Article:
Michigan DNR Rejects Request On Mute Swans Plan
LANSING (WWJ/AP) – A Michigan Department of Natural Resources official has rejected a request from an animal rights group to immediately stop plans to kill thousands of mute swans.
The Detroit Free Press reports Monday that Russ Mason, chief of the DNR’s Wildlife Division, says, however, that his office is reviewing a formal proposal from the Humane Society of the United States.
The proposal also calls on the DNR to appoint local and statewide mute swan advisory committees to discuss “nonlethal management options.”
The DNR wants to reduce the state’s mute swan population from about 15,500 to fewer than 2,000 by 2030.
State officials say the birds are an invasive, nonnative species with a destructively voracious appetite for vegetation.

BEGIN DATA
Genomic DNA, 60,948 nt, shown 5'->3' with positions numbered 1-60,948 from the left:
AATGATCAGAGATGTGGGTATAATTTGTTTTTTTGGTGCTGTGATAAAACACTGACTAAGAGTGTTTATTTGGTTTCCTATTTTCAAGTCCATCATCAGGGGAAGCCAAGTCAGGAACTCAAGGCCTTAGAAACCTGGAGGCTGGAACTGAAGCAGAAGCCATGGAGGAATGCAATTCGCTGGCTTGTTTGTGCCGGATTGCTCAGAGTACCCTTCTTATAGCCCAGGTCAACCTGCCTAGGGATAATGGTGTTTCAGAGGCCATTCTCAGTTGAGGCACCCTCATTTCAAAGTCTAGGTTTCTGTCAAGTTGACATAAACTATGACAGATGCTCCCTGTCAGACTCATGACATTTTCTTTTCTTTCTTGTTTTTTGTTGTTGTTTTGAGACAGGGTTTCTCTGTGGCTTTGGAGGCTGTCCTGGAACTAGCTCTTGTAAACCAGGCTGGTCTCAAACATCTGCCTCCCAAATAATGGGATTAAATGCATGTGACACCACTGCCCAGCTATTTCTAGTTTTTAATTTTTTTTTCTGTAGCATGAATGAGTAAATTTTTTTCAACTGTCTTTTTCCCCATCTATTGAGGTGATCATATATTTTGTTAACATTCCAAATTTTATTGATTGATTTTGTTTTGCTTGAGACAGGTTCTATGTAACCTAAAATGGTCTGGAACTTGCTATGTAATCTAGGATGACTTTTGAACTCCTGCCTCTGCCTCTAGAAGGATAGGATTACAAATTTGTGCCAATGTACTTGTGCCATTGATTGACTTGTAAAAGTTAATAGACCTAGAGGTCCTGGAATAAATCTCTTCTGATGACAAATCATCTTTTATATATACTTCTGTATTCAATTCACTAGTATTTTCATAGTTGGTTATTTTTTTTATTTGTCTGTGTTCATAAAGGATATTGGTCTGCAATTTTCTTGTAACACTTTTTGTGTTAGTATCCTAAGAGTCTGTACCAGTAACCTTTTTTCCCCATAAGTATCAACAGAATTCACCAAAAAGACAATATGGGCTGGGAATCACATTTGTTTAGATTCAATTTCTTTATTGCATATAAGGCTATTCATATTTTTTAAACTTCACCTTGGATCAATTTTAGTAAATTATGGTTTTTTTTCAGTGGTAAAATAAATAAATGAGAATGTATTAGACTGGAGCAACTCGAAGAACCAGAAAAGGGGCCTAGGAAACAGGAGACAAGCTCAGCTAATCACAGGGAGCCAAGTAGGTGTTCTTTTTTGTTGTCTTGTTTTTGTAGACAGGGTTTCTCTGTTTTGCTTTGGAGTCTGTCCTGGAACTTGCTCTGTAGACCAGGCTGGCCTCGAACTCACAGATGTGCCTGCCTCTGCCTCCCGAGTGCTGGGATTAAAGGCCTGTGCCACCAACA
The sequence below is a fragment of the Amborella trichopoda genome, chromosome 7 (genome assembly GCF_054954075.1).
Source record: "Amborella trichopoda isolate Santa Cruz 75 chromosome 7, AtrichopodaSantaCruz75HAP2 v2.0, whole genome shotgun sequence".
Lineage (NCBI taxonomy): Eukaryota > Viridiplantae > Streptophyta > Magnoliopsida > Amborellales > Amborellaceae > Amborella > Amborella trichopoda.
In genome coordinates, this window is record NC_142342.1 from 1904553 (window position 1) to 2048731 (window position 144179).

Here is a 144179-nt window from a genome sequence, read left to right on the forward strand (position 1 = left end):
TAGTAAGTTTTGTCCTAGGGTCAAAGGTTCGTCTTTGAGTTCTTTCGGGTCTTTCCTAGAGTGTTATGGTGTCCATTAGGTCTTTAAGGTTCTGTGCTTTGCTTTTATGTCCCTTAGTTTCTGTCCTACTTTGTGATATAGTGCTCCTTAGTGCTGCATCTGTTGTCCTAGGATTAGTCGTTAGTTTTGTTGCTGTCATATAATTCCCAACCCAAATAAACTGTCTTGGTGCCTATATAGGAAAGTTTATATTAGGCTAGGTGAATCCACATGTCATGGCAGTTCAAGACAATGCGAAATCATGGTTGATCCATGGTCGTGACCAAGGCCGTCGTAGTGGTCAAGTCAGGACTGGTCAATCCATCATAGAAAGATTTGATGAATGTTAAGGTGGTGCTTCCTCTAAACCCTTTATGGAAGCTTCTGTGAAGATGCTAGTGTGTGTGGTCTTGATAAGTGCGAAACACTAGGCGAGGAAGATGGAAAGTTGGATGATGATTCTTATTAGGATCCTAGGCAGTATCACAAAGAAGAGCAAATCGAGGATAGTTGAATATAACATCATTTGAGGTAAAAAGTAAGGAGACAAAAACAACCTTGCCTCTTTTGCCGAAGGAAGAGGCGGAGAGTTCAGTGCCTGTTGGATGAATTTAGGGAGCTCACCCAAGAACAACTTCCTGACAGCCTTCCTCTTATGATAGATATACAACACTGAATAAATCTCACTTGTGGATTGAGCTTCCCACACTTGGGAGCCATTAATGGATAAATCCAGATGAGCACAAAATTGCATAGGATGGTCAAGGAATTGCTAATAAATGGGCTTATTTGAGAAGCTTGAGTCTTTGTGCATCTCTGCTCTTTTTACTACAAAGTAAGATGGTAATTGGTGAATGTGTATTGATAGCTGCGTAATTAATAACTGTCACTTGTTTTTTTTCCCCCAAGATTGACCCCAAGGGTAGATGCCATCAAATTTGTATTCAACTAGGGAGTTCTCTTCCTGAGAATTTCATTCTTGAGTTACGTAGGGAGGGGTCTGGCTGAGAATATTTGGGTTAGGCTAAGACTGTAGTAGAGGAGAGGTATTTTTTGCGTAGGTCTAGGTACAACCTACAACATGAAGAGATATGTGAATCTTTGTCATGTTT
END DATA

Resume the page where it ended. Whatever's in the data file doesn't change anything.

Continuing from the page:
According to Barbara Avers, the waterfowl and wetlands specialist with the DNR’s Wildlife Division , mute swans are agressive and have been known to atack canoeists and kayaakers as well as “people on land who wanted too close to their nests or thier young.
If we don’t do anything to reduce mute swan populations, we could have 24,000 in five years,” added Avers, in a release by the DNR earlier this year. “If we allow this to happen, Michigan’s wetlands and wildlife would suffer and there would be unacceptable levels of conflict with people.”
Mute swans have been in Michigan for about a century.
At noon on Monday, a petition at change.org calling for the state to stop killing the swans had 3,485 signatures. A competing petition calling for the DNR to continue its culling efforts had 18 supporters.
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